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As of 2015, Googlebot is rendering pages including running JavaScript. It is then indexing all the content it sees: static and generated. To make sure that your JavaScript generated content is seen by Googlebot: Ensure that your CSS and JS files are not blocked by robots.txt Use the "Fetch and Render" feature of Fetch as Google in Google Webmaster ...


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robots.txt can block JavaScript files from Googlebot. http://www.robotstxt.org/ has more information about how to construct a robots.txt file. You could put your JavaScript that shows the password into an external JavaScript file (called showlists.js): $(document).ready(function(){ showLists(); }); Call that JavaScript file in the page head: ...


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I created a cloaking function in JavaScript: function isBot(){ return /bot|crawl|slurp|spider/i.test(navigator.userAgent) } Then I use that function to either show the passwords onload, or to show a message saying why no passwords were generated: if (isBot()){ $('#isbot').show(); } else { showLists(); } Now when I use the "Fetch and Render" ...


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Use canonical urls. So, if your "parent" page is http:\\www.example.com\page1.html, put this line in all your "children" page's <head> tag <link href="http:\\www.example.com\page1.html" rel="canonical"> How it works? It simply says to spiders "give all the credit of this web page content to this one I link". So, Google crawls the content and ...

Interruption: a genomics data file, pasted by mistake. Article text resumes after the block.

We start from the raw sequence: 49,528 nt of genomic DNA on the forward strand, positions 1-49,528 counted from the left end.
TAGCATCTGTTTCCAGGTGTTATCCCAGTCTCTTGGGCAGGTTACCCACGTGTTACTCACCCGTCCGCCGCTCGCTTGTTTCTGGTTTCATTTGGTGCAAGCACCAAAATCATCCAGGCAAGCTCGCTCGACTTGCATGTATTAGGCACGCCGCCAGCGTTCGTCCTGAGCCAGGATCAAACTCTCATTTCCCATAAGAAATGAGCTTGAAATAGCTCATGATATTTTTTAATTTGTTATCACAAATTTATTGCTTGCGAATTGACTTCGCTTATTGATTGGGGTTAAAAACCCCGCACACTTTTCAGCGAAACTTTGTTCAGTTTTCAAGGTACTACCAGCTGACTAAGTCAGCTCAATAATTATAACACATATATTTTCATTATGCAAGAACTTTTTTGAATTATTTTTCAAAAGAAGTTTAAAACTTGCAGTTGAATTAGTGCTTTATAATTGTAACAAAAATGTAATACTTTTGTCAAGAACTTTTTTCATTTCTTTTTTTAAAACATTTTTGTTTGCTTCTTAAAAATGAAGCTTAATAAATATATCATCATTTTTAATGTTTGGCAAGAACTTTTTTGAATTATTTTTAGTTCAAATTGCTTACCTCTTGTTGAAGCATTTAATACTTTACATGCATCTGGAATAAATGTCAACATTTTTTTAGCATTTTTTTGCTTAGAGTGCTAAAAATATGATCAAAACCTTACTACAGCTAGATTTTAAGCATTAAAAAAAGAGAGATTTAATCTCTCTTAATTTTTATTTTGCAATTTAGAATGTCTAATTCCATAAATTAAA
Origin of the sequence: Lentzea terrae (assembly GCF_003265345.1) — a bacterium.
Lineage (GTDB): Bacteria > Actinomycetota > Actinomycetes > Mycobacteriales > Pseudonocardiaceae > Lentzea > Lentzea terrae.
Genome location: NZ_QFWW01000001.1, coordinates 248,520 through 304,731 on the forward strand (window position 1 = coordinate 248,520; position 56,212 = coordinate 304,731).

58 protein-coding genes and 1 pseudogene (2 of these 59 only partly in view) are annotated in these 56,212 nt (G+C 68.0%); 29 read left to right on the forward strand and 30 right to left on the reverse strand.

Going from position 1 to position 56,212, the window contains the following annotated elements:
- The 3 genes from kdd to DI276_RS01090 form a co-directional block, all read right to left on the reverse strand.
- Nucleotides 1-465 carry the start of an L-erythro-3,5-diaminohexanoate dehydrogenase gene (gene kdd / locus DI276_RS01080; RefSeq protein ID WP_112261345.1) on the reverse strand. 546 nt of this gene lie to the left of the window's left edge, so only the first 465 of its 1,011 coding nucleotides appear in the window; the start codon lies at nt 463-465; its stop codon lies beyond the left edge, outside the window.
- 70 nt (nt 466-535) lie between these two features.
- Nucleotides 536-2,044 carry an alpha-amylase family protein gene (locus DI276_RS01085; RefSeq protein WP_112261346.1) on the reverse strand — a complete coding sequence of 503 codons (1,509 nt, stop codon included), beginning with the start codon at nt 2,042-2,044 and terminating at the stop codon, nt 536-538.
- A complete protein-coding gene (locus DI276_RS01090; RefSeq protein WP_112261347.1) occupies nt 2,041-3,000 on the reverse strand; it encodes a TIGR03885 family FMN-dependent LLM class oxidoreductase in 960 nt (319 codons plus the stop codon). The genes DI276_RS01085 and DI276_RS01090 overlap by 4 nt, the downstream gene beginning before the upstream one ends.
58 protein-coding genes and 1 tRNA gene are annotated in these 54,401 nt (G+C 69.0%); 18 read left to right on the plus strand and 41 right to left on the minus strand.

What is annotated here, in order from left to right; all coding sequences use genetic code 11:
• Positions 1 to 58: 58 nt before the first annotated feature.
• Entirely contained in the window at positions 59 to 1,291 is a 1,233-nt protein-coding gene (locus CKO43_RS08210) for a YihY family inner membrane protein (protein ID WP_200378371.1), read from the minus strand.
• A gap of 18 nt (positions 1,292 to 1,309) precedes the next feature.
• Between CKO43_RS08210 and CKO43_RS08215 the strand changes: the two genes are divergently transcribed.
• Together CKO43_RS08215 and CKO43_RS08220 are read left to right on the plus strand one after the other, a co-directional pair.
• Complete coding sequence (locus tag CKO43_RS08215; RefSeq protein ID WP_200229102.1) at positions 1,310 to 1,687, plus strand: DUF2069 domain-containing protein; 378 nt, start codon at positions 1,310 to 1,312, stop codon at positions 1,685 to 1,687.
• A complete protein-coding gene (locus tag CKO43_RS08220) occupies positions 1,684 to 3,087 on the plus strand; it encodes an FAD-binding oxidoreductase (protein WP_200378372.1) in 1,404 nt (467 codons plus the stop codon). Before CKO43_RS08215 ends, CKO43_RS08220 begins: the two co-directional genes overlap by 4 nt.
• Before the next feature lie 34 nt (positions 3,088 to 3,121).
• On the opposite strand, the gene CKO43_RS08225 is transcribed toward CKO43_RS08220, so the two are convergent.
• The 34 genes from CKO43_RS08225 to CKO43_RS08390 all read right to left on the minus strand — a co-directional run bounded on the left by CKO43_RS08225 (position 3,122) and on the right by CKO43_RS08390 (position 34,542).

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It is only supported by Google Search Appliance and is not officially documented by Google to be used for Google indexing so most likely will not work on Google. However, Quora seems to use Googleon/Googleoff on their site for the purpose you want to use it for.


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Use Structured Data markup to indicate the contentUrl of the image object. Here is an example using Microdata syntax: <div itemscope itemtype="http://schema.org/ImageObject"> <a href="book.jpg" itemprop="contentUrl" itemprop="contentUrl" style="display:none;"></a> <img src="book_thumb.jpg" itemprop="thumbnailUrl"> ...


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Google indexes two primary types of online information for which you can submit sitemaps for: pages, and images Access google webmaster tools and verify your site with them, then create a sitemap with a list of URL's to your large and other images you want google to see. Follow the example at: https://support.google.com/webmasters/answer/178636?hl=en ...


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There used to be the loresattribute – but that points to the opposite direction, I suppose. Afaik there is no corresponding hiresattribute. You could however digg into the html5 <picture> element / adaptive images, which could also be useful if you're working on a responsive layout: <picture alt="screen-image.jpg"> <source ...


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After trying different methods I came to the conclusion that you can never be really sure if a search engine respects robots.txt or no-index or anything the like. So if you really want to be sure your test site is not indexed, I's recommend using password protection through a .htaccess / .htpasswd file combi similar to the following code snippet: AuthType ...



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